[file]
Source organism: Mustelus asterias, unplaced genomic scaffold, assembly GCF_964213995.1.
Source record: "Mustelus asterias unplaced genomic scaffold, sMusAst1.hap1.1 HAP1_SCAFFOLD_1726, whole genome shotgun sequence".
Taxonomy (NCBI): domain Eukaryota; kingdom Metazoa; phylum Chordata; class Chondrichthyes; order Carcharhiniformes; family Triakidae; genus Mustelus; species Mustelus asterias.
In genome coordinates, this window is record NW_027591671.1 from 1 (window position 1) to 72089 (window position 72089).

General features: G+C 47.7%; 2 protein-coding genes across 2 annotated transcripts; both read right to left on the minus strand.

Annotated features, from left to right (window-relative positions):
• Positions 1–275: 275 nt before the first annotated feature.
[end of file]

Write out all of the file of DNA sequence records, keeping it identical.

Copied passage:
Source organism: Mustelus asterias, unplaced genomic scaffold, assembly GCF_964213995.1.
Source record: "Mustelus asterias unplaced genomic scaffold, sMusAst1.hap1.1 HAP1_SCAFFOLD_1726, whole genome shotgun sequence".
Taxonomy (NCBI): domain Eukaryota; kingdom Metazoa; phylum Chordata; class Chondrichthyes; order Carcharhiniformes; family Triakidae; genus Mustelus; species Mustelus asterias.
In genome coordinates, this window is record NW_027591671.1 from 1 (window position 1) to 72089 (window position 72089).

General features: G+C 47.7%; 2 protein-coding genes across 2 annotated transcripts; both read right to left on the minus strand.

Annotated features, from left to right (window-relative positions):
• Positions 1–275: 275 nt before the first annotated feature.